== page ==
Journal of Religion and Health

, Volume 55, Issue 5, pp 1623–1641 | Cite as

Spirituality in Indian University Students and its Associations with Socioeconomic Status, Religious Background, Social Support, and Mental Health

Original Paper


The present study aimed to understand spirituality and its relationships with socioeconomic status (SES), religious background, social support, and mental health among Indian university students. It was hypothesized that (1) female university students will be more spiritual than male university students, (2) four domains of spirituality will differ significantly across socioeconomic and religious background of the university students in addition to social support, and (3) there will be a positive relationship between spirituality and mental health of university students, irrespective of gender. A group of 475 postgraduate students aged 20–27 years, 241 males and 234 females, from various disciplines of Pondicherry University, India, participated in the study. Students’ background was collected using a structured questionnaire. Overall spirituality and its four dimensions were measured using the Spirituality Attitude Inventory, while mental health status was estimated based on scores of the psychological subscale of the WHO Quality of Life Questionnaire. Female students were significantly more spiritual than male students, particularly in spiritual practice and sense of purpose/connection. Hindu religion and lower family income were associated with lower spirituality. Higher spirituality was associated with congenial family environment and more support from teachers and classmates. There was a strong association between overall spirituality and two spirituality domains (spiritual belief and sense of purpose/connection) with better mental health. Findings suggest an opportunity for open dialogue on spirituality for university students as part of their mental health and support services that fosters a positive mind set and enhancement of resilience.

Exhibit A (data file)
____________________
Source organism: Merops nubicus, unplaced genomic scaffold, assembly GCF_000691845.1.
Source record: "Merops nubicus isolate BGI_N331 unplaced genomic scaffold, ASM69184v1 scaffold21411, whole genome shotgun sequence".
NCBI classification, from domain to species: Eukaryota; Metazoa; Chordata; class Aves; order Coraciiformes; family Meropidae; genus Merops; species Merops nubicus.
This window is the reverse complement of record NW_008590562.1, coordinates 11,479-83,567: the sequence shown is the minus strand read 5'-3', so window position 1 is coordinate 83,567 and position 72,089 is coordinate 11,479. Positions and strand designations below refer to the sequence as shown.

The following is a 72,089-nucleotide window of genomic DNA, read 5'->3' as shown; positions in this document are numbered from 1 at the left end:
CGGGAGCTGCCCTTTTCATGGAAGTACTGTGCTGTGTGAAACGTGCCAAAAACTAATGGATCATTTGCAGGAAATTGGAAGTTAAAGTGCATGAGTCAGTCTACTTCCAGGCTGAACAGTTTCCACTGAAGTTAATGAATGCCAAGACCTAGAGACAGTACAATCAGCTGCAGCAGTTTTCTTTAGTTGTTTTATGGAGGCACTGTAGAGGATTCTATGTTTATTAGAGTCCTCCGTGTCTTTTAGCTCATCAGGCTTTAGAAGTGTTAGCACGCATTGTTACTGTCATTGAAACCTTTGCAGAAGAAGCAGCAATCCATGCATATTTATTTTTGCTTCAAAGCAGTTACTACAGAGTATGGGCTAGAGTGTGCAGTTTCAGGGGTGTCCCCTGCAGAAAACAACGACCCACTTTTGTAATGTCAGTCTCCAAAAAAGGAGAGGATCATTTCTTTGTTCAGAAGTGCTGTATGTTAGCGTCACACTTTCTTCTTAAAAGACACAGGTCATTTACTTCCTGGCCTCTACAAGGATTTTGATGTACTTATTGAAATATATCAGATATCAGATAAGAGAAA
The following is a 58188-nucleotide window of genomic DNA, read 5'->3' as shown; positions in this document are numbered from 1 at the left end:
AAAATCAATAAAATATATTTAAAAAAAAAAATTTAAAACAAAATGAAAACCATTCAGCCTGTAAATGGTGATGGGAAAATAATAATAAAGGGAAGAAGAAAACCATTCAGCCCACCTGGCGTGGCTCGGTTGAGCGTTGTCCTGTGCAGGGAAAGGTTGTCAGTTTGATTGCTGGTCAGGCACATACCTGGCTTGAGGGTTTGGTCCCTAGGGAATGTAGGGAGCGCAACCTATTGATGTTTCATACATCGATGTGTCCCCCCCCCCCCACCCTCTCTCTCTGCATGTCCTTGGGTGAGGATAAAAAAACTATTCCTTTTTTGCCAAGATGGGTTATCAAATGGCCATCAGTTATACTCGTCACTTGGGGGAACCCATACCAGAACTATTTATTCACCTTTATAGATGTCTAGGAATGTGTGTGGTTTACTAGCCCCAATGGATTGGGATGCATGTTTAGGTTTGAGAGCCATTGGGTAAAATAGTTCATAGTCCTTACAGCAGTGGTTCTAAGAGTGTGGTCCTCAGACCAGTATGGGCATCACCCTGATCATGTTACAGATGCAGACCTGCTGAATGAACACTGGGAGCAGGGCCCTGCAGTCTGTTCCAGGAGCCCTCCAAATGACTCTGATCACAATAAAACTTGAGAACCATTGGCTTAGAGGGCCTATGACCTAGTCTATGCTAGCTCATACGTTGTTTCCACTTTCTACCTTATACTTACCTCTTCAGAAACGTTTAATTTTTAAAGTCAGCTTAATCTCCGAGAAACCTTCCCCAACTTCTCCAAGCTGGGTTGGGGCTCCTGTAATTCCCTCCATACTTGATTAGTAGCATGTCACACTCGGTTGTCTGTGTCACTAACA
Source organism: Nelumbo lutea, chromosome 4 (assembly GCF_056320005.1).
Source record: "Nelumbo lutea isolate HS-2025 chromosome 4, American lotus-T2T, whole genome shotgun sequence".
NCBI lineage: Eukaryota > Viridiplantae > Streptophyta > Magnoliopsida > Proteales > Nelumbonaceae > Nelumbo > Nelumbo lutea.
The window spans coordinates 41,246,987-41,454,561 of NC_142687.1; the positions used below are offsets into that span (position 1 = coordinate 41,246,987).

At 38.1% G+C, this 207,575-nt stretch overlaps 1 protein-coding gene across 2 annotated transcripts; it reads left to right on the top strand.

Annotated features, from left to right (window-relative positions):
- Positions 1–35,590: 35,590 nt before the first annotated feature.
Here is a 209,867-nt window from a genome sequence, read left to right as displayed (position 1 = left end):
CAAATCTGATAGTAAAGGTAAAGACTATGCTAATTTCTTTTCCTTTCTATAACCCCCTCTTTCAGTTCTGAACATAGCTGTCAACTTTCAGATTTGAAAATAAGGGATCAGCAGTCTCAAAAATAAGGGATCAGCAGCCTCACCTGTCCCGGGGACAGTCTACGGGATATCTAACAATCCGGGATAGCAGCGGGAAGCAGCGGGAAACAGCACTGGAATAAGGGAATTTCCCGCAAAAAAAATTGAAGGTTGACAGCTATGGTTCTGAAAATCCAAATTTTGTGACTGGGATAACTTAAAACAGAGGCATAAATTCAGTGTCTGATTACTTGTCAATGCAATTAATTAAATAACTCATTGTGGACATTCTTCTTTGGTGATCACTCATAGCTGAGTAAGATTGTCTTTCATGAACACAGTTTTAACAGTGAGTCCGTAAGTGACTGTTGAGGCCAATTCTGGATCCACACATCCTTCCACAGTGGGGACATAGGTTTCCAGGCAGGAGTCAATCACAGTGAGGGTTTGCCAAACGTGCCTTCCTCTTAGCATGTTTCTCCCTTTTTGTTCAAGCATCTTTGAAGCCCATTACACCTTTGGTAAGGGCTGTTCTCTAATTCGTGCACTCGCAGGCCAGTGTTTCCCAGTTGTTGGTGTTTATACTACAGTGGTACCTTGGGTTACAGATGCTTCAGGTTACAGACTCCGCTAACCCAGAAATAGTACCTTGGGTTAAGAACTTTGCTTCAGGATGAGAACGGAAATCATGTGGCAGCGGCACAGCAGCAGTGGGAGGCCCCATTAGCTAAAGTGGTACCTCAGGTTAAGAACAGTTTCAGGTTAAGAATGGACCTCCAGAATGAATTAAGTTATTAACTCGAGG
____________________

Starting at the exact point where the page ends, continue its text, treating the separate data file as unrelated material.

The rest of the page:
Spirituality University students Socioeconomic status Mental health 



Authors wish to acknowledge their gratitude to the Head of different departments of Pondicherry University for giving permission for data collection from the students. Authors also thank all the students for their voluntary participation in the study and giving the information. Acknowledgement is also due to Madhavan Mani as well as Srishyama V. for their assistance for data collection.


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Copyright information

© Springer Science+Business Media New York 2016

Authors and Affiliations

  1. 1.Department of Applied PsychologyPondicherry University (A Central University)PuducherryIndia
  2. 2.Department of Nursing, New York City College of TechnologyCity University of New YorkBrooklynUSA
  3. 3.School of Public Health and Social WorkQueensland University of TechnologyBrisbaneAustralia

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